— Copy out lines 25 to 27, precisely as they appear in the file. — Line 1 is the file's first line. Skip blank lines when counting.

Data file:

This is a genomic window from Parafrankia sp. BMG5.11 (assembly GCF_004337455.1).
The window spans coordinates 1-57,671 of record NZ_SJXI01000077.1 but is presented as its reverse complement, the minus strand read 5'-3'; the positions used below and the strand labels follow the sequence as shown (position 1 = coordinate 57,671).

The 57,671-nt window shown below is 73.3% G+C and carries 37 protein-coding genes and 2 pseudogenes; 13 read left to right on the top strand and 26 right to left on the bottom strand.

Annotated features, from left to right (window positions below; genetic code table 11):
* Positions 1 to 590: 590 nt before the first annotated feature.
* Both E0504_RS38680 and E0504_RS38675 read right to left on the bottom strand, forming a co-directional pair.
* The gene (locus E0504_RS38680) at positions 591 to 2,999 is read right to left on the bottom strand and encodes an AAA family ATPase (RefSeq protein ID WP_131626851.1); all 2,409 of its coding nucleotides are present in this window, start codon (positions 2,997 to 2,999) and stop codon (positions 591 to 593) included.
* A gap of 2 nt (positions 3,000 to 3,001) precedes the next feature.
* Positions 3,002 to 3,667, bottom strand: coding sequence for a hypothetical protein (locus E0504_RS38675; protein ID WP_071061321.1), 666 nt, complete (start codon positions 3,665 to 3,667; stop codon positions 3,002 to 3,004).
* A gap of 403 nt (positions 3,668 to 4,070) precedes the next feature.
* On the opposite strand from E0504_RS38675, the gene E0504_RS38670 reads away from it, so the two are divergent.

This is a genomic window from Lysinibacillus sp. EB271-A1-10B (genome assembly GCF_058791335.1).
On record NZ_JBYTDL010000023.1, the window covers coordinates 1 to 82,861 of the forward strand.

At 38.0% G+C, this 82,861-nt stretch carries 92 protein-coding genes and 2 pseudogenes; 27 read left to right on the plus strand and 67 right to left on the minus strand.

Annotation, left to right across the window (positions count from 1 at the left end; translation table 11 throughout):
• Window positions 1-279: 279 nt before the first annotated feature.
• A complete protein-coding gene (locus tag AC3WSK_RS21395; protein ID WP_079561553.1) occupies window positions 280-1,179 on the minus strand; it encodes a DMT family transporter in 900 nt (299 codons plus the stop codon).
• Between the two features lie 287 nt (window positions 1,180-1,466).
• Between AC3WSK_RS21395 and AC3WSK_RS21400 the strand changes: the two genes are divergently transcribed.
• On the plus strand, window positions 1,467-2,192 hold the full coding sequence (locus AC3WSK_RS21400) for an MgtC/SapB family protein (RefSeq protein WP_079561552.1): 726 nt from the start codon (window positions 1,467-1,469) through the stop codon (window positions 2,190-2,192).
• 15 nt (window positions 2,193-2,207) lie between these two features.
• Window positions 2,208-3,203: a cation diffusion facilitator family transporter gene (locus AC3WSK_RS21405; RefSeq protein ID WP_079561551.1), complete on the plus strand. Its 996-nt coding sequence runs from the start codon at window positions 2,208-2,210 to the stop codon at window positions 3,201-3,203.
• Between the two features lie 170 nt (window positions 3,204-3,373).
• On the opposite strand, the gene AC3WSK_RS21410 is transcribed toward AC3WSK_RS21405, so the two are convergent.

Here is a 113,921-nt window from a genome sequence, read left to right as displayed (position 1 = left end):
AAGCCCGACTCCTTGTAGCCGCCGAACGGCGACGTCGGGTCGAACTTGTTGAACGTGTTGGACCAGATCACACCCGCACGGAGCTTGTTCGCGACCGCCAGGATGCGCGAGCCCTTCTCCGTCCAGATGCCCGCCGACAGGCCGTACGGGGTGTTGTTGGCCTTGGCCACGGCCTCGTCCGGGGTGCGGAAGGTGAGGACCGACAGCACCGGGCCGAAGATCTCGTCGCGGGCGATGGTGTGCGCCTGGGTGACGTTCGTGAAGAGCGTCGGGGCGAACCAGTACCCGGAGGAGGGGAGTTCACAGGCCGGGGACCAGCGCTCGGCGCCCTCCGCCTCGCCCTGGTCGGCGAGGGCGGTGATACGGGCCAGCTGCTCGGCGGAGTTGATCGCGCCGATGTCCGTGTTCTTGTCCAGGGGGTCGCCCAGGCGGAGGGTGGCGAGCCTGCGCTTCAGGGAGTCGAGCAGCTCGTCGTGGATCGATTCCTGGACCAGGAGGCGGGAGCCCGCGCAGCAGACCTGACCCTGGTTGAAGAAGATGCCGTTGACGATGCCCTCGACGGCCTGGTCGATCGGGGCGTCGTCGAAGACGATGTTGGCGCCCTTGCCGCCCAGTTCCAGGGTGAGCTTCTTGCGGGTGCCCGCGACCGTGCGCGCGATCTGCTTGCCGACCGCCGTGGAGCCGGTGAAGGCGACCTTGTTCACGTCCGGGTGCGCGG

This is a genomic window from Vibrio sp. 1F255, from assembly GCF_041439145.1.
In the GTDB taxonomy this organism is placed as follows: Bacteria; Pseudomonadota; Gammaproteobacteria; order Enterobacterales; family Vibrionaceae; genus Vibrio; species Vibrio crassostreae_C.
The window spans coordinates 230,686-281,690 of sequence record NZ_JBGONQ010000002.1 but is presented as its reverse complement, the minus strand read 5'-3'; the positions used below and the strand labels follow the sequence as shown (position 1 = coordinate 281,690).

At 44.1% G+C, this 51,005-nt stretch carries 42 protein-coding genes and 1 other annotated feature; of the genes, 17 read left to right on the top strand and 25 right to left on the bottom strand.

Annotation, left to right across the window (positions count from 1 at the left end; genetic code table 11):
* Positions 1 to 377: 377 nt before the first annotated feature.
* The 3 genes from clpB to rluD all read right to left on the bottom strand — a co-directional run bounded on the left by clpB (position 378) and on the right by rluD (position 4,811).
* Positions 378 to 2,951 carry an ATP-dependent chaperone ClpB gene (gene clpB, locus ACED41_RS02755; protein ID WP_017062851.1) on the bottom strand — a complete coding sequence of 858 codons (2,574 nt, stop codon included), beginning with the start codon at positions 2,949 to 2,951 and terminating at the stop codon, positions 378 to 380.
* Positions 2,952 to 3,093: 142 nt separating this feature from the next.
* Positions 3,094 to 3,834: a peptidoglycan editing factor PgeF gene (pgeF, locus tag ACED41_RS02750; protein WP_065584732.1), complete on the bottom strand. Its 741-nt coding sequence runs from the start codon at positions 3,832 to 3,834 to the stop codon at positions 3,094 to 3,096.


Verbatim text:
Here is a 113,921-nt window from a genome sequence, read left to right as displayed (position 1 = left end):
AAGCCCGACTCCTTGTAGCCGCCGAACGGCGACGTCGGGTCGAACTTGTTGAACGTGTTGGACCAGATCACACCCGCACGGAGCTTGTTCGCGACCGCCAGGATGCGCGAGCCCTTCTCCGTCCAGATGCCCGCCGACAGGCCGTACGGGGTGTTGTTGGCCTTGGCCACGGCCTCGTCCGGGGTGCGGAAGGTGAGGACCGACAGCACCGGGCCGAAGATCTCGTCGCGGGCGATGGTGTGCGCCTGGGTGACGTTCGTGAAGAGCGTCGGGGCGAACCAGTACCCGGAGGAGGGGAGTTCACAGGCCGGGGACCAGCGCTCGGCGCCCTCCGCCTCGCCCTGGTCGGCGAGGGCGGTGATACGGGCCAGCTGCTCGGCGGAGTTGATCGCGCCGATGTCCGTGTTCTTGTCCAGGGGGTCGCCCAGGCGGAGGGTGGCGAGCCTGCGCTTCAGGGAGTCGAGCAGCTCGTCGTGGATCGATTCCTGGACCAGGAGGCGGGAGCCCGCGCAGCAGACCTGACCCTGGTTGAAGAAGATGCCGTTGACGATGCCCTCGACGGCCTGGTCGATCGGGGCGTCGTCGAAGACGATGTTGGCGCCCTTGCCGCCCAGTTCCAGGGTGAGCTTCTTGCGGGTGCCCGCGACCGTGCGCGCGATCTGCTTGCCGACCGCCGTGGAGCCGGTGAAGGCGACCTTGTTCACGTCCGGGTGCGCGG

This is a genomic window from Vibrio sp. 1F255, from assembly GCF_041439145.1.